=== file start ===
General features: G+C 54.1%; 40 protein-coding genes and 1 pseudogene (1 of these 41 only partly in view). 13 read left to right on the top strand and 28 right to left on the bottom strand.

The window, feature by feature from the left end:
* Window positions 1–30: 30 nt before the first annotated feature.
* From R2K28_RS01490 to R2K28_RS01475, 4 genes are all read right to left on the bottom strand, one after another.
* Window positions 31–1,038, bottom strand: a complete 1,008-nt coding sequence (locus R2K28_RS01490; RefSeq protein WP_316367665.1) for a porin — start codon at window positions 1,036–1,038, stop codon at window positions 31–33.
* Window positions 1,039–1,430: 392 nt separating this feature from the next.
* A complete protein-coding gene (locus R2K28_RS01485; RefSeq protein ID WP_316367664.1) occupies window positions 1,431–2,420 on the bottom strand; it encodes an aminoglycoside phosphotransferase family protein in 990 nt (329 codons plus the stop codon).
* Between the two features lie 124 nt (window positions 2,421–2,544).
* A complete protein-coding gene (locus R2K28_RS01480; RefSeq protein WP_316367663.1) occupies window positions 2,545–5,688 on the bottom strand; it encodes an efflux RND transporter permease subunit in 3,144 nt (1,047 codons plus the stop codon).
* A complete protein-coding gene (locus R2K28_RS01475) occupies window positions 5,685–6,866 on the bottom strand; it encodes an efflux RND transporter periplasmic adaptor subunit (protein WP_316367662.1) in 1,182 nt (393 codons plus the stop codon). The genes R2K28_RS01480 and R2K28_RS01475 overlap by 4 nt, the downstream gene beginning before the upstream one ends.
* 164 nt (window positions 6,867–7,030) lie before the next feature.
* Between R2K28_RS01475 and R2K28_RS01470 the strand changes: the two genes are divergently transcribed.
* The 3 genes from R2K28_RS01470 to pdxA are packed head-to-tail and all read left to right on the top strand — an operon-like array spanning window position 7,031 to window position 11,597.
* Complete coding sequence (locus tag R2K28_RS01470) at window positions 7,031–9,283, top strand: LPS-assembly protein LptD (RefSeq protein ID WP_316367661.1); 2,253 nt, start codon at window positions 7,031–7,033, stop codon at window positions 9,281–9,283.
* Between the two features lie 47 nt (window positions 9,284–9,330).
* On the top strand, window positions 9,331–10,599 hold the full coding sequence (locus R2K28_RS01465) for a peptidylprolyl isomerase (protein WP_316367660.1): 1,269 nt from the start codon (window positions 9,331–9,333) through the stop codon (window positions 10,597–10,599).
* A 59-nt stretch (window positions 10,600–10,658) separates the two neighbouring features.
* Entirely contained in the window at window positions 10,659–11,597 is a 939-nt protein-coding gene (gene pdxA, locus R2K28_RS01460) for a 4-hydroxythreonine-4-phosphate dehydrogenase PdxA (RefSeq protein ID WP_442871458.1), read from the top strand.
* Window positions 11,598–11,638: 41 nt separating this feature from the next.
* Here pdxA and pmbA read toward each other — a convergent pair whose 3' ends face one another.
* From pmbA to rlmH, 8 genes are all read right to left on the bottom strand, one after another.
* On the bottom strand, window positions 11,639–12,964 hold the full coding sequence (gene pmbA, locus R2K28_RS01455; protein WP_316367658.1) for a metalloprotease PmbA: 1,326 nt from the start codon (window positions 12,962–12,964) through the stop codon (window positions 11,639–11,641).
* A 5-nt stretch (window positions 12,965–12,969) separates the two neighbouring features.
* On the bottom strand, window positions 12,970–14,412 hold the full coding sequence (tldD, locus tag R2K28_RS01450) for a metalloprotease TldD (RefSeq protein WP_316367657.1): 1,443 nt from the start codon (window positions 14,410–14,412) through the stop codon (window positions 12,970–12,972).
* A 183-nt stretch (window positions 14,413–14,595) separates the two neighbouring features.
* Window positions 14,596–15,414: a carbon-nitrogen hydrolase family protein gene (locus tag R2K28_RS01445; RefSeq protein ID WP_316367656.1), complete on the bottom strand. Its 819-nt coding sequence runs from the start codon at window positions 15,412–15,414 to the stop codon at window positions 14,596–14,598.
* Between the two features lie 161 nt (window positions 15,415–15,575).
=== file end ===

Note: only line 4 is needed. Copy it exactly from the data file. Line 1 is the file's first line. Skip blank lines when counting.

* From R2K28_RS01490 to R2K28_RS01475, 4 genes are all read right to left on the bottom strand, one after another.